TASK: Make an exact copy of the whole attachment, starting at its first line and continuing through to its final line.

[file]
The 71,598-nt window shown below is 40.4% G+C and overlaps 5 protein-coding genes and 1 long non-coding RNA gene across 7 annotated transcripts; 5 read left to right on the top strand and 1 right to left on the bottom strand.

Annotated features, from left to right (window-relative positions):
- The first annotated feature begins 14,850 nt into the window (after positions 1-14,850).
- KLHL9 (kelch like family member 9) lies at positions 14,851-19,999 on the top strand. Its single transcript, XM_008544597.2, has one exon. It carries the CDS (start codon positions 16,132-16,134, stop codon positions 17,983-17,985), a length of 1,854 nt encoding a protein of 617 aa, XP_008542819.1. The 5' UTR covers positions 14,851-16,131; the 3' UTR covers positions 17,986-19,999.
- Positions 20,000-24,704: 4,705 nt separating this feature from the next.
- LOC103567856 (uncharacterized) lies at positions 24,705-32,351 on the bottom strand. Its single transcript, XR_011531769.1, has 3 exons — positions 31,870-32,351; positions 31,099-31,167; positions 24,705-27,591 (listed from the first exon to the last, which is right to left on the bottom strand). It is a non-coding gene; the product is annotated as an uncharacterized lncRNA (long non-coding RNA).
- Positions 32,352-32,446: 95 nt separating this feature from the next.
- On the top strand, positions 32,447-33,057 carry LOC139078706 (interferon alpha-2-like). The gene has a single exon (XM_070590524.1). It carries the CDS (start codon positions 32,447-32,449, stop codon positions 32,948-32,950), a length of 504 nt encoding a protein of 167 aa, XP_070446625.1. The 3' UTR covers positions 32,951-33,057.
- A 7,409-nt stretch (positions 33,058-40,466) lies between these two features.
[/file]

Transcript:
The 71,598-nt window shown below is 40.4% G+C and overlaps 5 protein-coding genes and 1 long non-coding RNA gene across 7 annotated transcripts; 5 read left to right on the top strand and 1 right to left on the bottom strand.

Annotated features, from left to right (window-relative positions):
- The first annotated feature begins 14,850 nt into the window (after positions 1-14,850).
- KLHL9 (kelch like family member 9) lies at positions 14,851-19,999 on the top strand. Its single transcript, XM_008544597.2, has one exon. It carries the CDS (start codon positions 16,132-16,134, stop codon positions 17,983-17,985), a length of 1,854 nt encoding a protein of 617 aa, XP_008542819.1. The 5' UTR covers positions 14,851-16,131; the 3' UTR covers positions 17,986-19,999.
- Positions 20,000-24,704: 4,705 nt separating this feature from the next.
- LOC103567856 (uncharacterized) lies at positions 24,705-32,351 on the bottom strand. Its single transcript, XR_011531769.1, has 3 exons — positions 31,870-32,351; positions 31,099-31,167; positions 24,705-27,591 (listed from the first exon to the last, which is right to left on the bottom strand). It is a non-coding gene; the product is annotated as an uncharacterized lncRNA (long non-coding RNA).
- Positions 32,352-32,446: 95 nt separating this feature from the next.
- On the top strand, positions 32,447-33,057 carry LOC139078706 (interferon alpha-2-like). The gene has a single exon (XM_070590524.1). It carries the CDS (start codon positions 32,447-32,449, stop codon positions 32,948-32,950), a length of 504 nt encoding a protein of 167 aa, XP_070446625.1. The 3' UTR covers positions 32,951-33,057.
- A 7,409-nt stretch (positions 33,058-40,466) lies between these two features.